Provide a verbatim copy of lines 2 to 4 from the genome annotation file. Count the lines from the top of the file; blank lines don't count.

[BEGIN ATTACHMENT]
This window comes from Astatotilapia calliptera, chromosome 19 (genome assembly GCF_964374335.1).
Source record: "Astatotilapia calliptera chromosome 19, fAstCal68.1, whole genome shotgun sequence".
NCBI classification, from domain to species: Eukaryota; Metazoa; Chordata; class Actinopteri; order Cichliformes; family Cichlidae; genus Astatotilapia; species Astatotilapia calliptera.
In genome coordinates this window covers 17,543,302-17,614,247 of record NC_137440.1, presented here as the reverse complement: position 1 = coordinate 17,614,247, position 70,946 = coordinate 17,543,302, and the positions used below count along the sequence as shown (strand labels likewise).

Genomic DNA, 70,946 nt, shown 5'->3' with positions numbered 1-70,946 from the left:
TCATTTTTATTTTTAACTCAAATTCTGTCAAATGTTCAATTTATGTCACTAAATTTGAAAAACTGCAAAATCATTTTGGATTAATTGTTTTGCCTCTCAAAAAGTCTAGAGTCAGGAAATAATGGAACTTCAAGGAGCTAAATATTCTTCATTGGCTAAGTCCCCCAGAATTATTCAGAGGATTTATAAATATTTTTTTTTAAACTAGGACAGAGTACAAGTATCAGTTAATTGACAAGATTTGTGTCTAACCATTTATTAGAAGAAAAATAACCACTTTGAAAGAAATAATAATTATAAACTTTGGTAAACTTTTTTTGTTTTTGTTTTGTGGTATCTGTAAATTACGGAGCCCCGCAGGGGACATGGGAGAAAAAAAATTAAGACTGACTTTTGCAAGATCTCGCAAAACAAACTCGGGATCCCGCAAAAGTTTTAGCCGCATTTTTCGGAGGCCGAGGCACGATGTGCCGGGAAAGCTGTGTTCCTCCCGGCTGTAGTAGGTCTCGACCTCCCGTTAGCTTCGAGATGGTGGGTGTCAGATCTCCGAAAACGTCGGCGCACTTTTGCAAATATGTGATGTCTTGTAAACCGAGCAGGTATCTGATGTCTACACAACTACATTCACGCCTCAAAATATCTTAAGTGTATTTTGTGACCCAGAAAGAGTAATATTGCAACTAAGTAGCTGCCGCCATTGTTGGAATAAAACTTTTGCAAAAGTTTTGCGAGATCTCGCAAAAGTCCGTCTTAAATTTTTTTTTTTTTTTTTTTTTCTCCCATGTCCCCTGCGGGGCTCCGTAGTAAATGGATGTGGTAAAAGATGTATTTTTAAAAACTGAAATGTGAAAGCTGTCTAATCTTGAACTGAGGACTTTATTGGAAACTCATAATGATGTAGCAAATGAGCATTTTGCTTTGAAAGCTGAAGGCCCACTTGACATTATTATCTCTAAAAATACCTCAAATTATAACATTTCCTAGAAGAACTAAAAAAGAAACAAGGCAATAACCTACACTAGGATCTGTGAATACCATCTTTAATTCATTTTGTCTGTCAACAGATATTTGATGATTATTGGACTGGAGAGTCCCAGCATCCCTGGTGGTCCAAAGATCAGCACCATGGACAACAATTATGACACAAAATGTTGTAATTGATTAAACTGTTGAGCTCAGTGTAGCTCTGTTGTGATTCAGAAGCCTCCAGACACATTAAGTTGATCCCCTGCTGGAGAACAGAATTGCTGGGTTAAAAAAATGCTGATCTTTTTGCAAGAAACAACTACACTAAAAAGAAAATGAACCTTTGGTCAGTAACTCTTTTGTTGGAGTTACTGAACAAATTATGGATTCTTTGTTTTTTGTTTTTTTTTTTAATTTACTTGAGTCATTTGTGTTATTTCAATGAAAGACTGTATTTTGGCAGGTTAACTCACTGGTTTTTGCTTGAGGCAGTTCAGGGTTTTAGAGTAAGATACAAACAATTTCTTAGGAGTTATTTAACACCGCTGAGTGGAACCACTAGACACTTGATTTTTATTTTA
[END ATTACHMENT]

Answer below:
Source record: "Astatotilapia calliptera chromosome 19, fAstCal68.1, whole genome shotgun sequence".
NCBI classification, from domain to species: Eukaryota; Metazoa; Chordata; class Actinopteri; order Cichliformes; family Cichlidae; genus Astatotilapia; species Astatotilapia calliptera.
In genome coordinates this window covers 17,543,302-17,614,247 of record NC_137440.1, presented here as the reverse complement: position 1 = coordinate 17,614,247, position 70,946 = coordinate 17,543,302, and the positions used below count along the sequence as shown (strand labels likewise).